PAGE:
Happy Monday morning and welcome to my countdown of My Top 5 How To Write Books Books.
A note before we begin:
As I outlined in my previous post I have spent the last decade reading books about how to write books instead of writing one, which I only did in the last six months. (Confused?) I’ve read a lot of them. An estimated ninety-five percent of these books were useful for nothing more than hinting to the cute guy in Waterstones who I once saw reading On Writing that I was a writer too, or providing a space for the dust in my bedroom to land on. The purpose of these posts is to tell you which ones I found useful in the hope that they might prove useful for you too.
You’ll notice some obvious omissions. I haven’t included On Writing by Stephen King or Becoming a Writer by Dorothea Brande because everyone already knows about those; they’ve been recommended at 4 out of every 5 writing workshops ever held. (Okay, so I made that stat up.) You won’t find From Pitch to Publication by Carole Blake – the only book that promises to tell you everything you need to know to get your novel published and then actually delivers it – because to avail of its oodles of great advice, you first need a novel. You won’t find The Artists Way or The Right to Write – both by Julia Cameron – because although in my decade of Doing Everything But Writing I would have resorted to witch-craft if it meant I could produce a thousand coherent words, I’m just practical these days. I know they work for other people and that’s fine, but the only thing spiritual about my writing is that sometimes I celebrate having done it with vodka. Last but not least, there will be no How To Write A Novel: The Paint by Numbers Method type books on here – the kind that provide you with an IdentiKit method of ‘creating’ characters – because I think if you want to write a book you should, at the very least, have a blurry idea for one and one that already has people in it.
And so we come to my Top 5 Countdown.
In fifth place is my ‘Can You Write?’ Litmus test, How Not To Write A Novel: 200 Mistakes To Avoid At All Costs If You Ever Want To Get Published by Sandra Newman and Howard Mittelmark.
How Not to Write a Novel does exactly what it says on the tin: it lists 200 mistakes to avoid at all costs should you ever want to get published, or have your writing elevated to a level above that of a 14-year-old’s English homework.
These include things like:
– The Underpants Gnomes* in which crucial steps are omitted
– Last Tango in Santa’s Village where the love interest is a sexual zero
– Hello, I Must Be Going wherein time in the novel is badly handled
– ‘Hello! I am the Mommy!’ where characters announce things they shouldn’t
– The Shaper Image Catalogue where tech-porn, shoe-porn, etc. halts the narrative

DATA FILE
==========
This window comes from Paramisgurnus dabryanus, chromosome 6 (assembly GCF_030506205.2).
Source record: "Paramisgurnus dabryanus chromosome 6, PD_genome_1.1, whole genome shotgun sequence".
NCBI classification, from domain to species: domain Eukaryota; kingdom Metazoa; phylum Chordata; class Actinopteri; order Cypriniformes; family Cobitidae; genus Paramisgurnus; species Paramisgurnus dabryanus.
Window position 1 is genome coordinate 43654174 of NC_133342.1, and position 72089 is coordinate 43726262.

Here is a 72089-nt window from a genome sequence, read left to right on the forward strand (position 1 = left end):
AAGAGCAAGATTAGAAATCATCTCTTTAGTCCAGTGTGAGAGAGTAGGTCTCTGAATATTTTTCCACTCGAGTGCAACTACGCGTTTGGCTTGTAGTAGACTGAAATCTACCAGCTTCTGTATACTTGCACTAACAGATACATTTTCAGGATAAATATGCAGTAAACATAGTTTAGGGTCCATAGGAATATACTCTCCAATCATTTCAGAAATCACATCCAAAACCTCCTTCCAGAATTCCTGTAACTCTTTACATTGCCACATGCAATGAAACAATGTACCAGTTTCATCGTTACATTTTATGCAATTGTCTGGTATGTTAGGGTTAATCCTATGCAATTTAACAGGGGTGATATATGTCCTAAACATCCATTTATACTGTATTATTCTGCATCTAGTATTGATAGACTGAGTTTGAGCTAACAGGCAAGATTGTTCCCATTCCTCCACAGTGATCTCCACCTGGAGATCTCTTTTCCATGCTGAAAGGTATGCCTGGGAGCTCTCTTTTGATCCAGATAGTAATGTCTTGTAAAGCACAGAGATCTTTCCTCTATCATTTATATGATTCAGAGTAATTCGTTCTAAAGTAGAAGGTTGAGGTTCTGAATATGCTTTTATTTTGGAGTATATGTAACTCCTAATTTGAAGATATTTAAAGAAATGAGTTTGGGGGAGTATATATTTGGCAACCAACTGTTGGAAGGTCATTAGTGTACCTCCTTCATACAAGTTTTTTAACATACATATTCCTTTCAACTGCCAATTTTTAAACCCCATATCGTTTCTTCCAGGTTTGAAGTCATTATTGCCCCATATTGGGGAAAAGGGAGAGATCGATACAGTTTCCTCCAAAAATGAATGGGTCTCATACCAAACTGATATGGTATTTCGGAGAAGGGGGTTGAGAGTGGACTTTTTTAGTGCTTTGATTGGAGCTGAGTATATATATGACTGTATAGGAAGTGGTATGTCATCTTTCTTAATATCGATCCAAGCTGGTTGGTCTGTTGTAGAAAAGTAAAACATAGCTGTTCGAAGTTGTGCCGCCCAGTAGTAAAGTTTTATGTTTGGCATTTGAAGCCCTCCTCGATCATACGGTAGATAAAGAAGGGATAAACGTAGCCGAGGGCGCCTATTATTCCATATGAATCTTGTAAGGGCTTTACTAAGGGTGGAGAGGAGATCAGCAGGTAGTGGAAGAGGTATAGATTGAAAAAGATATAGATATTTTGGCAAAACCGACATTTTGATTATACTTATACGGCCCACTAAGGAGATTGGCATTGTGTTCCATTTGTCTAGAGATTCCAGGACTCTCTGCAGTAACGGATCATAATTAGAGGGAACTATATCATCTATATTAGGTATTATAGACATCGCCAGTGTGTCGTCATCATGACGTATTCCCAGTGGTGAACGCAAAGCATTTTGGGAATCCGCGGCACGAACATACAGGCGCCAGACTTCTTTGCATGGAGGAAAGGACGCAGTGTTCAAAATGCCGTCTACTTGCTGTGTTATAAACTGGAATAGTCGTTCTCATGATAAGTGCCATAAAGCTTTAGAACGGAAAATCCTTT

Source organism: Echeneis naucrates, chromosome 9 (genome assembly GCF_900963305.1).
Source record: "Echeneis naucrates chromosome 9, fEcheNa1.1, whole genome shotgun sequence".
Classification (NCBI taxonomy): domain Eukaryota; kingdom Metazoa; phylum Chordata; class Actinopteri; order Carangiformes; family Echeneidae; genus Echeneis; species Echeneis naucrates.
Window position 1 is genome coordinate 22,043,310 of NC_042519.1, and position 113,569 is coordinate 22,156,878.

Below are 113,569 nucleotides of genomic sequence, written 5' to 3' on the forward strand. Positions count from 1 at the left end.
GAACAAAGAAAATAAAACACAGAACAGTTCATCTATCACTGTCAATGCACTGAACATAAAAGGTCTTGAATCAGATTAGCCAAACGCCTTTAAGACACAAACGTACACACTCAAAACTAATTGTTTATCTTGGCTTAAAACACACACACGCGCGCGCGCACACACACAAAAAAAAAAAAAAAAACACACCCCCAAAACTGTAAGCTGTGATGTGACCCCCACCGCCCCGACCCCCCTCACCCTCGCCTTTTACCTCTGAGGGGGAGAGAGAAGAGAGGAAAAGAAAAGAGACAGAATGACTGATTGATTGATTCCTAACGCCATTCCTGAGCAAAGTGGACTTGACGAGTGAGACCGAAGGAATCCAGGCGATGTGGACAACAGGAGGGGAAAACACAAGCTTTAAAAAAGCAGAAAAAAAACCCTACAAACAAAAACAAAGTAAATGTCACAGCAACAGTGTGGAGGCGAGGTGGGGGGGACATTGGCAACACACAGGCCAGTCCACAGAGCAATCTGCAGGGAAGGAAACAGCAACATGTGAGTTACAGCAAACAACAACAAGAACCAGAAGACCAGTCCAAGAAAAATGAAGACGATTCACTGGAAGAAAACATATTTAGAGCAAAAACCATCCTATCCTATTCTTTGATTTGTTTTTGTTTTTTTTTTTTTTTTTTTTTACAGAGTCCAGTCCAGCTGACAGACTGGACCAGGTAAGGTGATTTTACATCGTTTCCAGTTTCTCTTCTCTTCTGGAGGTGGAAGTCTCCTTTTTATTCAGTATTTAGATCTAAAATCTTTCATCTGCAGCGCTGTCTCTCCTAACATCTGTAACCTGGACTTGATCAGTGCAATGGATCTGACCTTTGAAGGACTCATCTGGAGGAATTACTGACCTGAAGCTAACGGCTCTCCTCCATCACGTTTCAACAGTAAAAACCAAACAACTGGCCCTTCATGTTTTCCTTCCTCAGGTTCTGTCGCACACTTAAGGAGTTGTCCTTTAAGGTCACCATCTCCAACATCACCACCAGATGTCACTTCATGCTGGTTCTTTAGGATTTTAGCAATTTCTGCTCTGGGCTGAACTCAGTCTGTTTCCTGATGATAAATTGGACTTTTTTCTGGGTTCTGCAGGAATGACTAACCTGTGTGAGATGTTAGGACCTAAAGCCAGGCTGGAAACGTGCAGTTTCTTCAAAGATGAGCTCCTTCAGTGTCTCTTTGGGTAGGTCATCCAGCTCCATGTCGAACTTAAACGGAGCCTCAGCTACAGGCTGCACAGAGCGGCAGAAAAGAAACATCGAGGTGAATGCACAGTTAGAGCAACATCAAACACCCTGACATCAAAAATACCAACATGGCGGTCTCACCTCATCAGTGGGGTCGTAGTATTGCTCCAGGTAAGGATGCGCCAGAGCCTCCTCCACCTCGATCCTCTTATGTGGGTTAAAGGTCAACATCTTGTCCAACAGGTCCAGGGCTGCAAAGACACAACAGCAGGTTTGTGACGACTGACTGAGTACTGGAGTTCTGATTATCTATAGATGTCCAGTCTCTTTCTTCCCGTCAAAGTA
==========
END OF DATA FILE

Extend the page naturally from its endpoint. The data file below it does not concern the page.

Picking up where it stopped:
and 195 other shockingly common mistakes.
It also offers hilarious examples of these mistakes and pearls of wisdom such as how to get rid of save-the-day cell phones in thrillers (Swallowing of Phone, by shark), why the fact that your hero ‘stopped going to Burning Man when they went commercial’ isn’t reason enough for readers to love him, why you should never name your novel’s cats using two or more words starting with the same letter (e.g. Prickly Paws) and my favourite, the ‘Do I Know This Word?’ test:
“Ask yourself, ‘Do I know this word?’ If the answer is no, then you do not know it.”
Besides making me laugh until I cried, this book convinced me that I could actually write.
Let me explain.
I believe that every time someone, somewhere, utters the phrase, ‘I think I’m going to write a novel’ a magical lever should depress somewhere in the bowels of Amazon’s warehouse that sends a copy of this book winging its way to them, because if you can write, you wouldn’t dare dream of making at least 170 of the mistakes listed. You just couldn’t. If you’ve read as much as you should have before attempting to achieve your published writer dreams, they’d be obvious.
I mean, really. How many of you think it’s okay to change point of view within a paragraph? Or to tell your readers what a character looks like by standing them in front of a mirror and congratulating themselves – in their own head – on their ‘perfectly-shaped breasts’? Or to insert that old chestnut, deus ex machina (which the authors say is French for, ‘Are you f-king kidding me?’), such as a meteorite which obliterates your entire cast just before you explain what the devil has been going on for 300 pages?
And people – clearly – are making all these mistakes. One of the reviews I read on Amazon went something like this: ‘I loved this book, but after reading it I’m not sure I could ever try to write anything again. There’s so much to think about! LOL!!’
Yes, there is a lot to think about it, isn’t there, Miss LOL?
(You can’t see me, but I’m rolling my eyes right now.)
But besides being fantastically funny and making you feel more confident (or not!) in your abilities as a writer, this book serves a third purpose: it’ll make you happy.
We all know the statistics: less than 1% of 1% of 1% (etc.) of all books written get published. Agents’ desks are buckling under the weight of unsolicited manuscripts. But if the rest of them are regularly Grabbing the Mike (i.e. where the point of view temporarily strays) we don’t have as much to worry about, now do we?
Click to buy from Amazon.co.uk:
Read a review:
Visit the official How Not To Write A Novel website:
Join me tomorrow for No. 4 in My Top 5 How To Write Books Books!
*The Underpants Gnomes is a South Park reference. In an episode called – shockingly – Gnomes, missing underpants lead to the discovery of the Underpants Gnomes who reveal their not completely thought-out business plan:
1. Collect underpants